He was then reappointed as a coach for the Lions for their 2013 Tour to Australia alongside Graham Rowntree and head coach Warren Gatland. He was subsequently named in the coaching team for the 2017 and 2021 tour, again alongside Warren Gatland on both, and Rowntree in 2017.

Off the Field[edit]

In 1999, Jenkins published his autobiography: Life at number 10: An Autobiography[12] with freelance journalist Paul Rees just a matter of weeks before breaking the International points scoring record. The book was republished in 2001 by Mainstream Publishing.

Also, on 10 November 2003 a DVD was released as a tribute, called Jenks – A Rugby Legend, the DVD tells the story of Jenkins from his start as a working class boy in the Welsh Valleys to the pinnacle of rugby.

In honour of Jenkins' Testimonial career, the famous Grogg Shop in Pontypridd made a "Limited Edition Testimonial Action" Grogg of Jenkins. Wanting to make something special for the occasion, the Grogg was the first ever to stand on just one leg and took over 6 months to create. Only 100 were made, all of which were hand-painted in a variety of rugby kits – only three of which were in the Lions jersey, one owned by Jenkins, one by his mother and the other by Mike Donald of Ebbw Vale who bought the Grogg at an auction for £4,100.[13]

See also[edit]


  1. ^ BBC Wales Hall of Fame Archived 29 March 2008 at the Wayback Machine
  2. ^ "Neil Jenkins". ESPN Scrum. Retrieved 11 August 2019.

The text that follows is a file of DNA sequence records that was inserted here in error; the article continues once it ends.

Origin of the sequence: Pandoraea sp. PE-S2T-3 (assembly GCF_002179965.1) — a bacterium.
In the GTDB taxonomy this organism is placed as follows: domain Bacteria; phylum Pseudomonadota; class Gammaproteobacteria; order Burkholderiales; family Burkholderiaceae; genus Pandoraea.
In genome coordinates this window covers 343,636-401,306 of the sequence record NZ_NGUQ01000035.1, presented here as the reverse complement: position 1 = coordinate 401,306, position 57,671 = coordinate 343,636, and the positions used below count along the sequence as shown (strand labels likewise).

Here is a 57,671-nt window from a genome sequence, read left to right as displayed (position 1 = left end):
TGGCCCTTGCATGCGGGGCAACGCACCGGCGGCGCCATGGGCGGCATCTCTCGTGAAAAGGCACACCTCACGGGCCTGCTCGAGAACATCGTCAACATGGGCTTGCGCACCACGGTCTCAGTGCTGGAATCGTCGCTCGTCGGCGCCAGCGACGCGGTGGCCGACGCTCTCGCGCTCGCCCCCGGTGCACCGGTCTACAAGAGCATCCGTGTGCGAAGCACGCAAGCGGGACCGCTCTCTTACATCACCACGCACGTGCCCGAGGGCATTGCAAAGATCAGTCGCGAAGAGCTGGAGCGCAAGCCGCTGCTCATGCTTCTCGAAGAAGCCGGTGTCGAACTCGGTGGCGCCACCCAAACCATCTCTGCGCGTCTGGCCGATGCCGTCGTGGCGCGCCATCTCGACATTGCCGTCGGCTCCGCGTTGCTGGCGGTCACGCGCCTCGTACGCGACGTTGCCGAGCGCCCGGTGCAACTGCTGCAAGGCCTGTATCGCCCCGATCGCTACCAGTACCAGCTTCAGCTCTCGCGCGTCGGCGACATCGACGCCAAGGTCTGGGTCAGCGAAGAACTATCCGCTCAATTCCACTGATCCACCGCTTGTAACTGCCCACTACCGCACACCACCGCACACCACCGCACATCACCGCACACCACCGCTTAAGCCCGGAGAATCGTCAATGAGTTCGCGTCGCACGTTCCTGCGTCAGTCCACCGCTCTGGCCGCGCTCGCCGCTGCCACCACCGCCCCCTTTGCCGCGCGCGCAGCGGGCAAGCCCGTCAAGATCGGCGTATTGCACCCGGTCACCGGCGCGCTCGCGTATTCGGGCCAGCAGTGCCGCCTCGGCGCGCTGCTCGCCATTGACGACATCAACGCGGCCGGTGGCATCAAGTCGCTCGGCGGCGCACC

3. ^ "Golden swimmer with a will to win". BBC News. 14 September 2008. Retrieved 12 August 2019.
  4. ^ "Neil Jenkins playing profile". Pontypridd RFC. 14 April 1990. Archived from the original on 1 October 2013. Retrieved 17 June 2013.
  5. ^ a b c "Rugby photographic encyclopedia & rugby union player/hero images". Retrieved 17 June 2013.
  6. ^ "Rugby Union: Canadians' club batters Welsh into submission". The Independent. 23 October 2011. Archived from the original on 18 June 2022. Retrieved 27 July 2021.
  7. ^ "Rugby Union: Wales take the high ground: Jenkins finds the target to". The Independent. 23 October 2011. Archived from the original on 18 June 2022. Retrieved 27 July 2021.
  8. ^ "Lions told to spread the word". The Independent. 23 October 2011. Archived from the original on 18 June 2022. Retrieved 27 July 2021.
  9. ^ "Rugby Union: Jenkins flourish finishes France". The Independent. 23 October 2011. Archived from the original on 18 June 2022. Retrieved 27 July 2021.
  10. ^ Palmer, Bryn (12 May 2003). "The Ginger Monster bows out". BBC News. Retrieved 17 June 2013.
  11. ^ "News | British & Irish Lions |Official Website: Woodward to note Welsh achievement". 22 March 2005. Retrieved 17 June 2013.
  12. ^ Neil Jenkins, Paul Rees – Life at number 10: An Autobiography, published by Mainstream Publishing, 1998, ISBN 1-84018-245-8
  13. ^ [1] Archived 21 February 2009 at the Wayback Machine

External links[edit]